Hide what you are about to read from every man who has ever tried to blame his girlfriend's temper on her cycle. There is new evidence that suggests women will snap at their heterosexual partners more often while they are ovulating. Specifically, a recent study suggests that ladies who took, well, everyone's advice and settled down with brainy, stable guys instead of hunky irresponsible playboys are likely to find fault with their mates when they are most fertile.
The study, which will appear in the November issue of Hormones and Behavior, targeted two different groups of women in long-term heterosexual relationships. Research psychologists Martie Haselton and Christina Larson asked participants to rate their partner's sexual attractiveness and stability, and to track their ovulation cycles. They then quizzed each participant about the quality of her relationship at two different points in her cycle: once at a point of high fertility and once at a point of low fertility.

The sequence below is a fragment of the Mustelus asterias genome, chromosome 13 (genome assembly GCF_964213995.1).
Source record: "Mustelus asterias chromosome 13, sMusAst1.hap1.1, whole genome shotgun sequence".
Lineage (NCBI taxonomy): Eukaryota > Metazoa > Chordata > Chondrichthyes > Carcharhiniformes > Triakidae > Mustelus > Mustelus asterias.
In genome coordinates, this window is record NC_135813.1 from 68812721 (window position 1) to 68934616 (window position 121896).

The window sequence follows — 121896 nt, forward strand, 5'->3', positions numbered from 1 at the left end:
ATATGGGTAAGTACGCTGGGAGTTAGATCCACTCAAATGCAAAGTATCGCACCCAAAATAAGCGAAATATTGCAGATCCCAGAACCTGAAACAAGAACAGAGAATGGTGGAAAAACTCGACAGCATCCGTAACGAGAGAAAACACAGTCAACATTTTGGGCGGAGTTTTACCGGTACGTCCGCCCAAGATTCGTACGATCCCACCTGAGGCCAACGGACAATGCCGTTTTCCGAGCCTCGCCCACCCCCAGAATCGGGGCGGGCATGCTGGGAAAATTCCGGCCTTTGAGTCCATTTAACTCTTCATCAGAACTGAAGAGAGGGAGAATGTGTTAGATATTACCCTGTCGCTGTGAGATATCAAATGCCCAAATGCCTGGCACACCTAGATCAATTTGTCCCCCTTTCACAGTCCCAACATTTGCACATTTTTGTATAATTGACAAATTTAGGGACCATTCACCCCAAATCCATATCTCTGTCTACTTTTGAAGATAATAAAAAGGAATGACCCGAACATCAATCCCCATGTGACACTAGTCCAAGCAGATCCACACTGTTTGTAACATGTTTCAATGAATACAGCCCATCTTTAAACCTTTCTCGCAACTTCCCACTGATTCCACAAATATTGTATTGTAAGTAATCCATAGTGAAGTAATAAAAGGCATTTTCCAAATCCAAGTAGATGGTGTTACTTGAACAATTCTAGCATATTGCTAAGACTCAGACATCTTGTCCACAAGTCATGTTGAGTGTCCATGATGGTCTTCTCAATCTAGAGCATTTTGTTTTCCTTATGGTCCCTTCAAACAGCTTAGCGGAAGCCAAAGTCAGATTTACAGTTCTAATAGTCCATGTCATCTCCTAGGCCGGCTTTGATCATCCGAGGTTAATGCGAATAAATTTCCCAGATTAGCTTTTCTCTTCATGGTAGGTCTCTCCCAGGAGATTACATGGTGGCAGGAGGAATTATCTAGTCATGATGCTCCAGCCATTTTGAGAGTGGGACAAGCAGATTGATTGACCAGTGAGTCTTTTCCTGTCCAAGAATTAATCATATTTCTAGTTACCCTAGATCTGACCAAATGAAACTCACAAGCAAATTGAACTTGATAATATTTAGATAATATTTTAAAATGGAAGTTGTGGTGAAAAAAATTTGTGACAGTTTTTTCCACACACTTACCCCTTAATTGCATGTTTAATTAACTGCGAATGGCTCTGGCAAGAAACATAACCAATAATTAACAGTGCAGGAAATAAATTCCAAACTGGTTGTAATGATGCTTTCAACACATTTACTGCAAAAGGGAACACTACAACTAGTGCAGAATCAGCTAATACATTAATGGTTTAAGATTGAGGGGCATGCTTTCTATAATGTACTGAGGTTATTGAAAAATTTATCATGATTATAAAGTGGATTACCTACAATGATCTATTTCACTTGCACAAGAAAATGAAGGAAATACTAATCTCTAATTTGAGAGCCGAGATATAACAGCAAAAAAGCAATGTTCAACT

Haselton reported to Meg Sullivan of the UCLA Newsroom: "Women with the really good, stable guy felt more distant at high-fertility periods than low-fertility periods. That isn't the case with women who were mated to particularly sexually attractive men. The closeness of their relationships got a boost just prior to ovulation."
No news yet on how the study defined “sexy,” but why the preference for good-looking men? Haselton believes that such behavior may be linked to evolutionary mating strategies:
"Since our female ancestors couldn't directly examine a potential partner's genetic makeup, they had to base their decisions on physical manifestations of the presence of good genes and the absence of genetic mutations, which might include masculine features such as a deep voice, masculine face, dominant behavior and sexy looks."
The study also discovered that women display other changes during ovulation: participants spoke in higher-pitched voices and were more likely to dress up. The researchers suggest that these behaviors maximize femininity during a time when a woman may be -- consciously or subconsciously -- searching for a potential reproductive partner. But never fear -- the reported behavioral changes are short-term, and typically don't affect a woman's overall commitment to her relationship.
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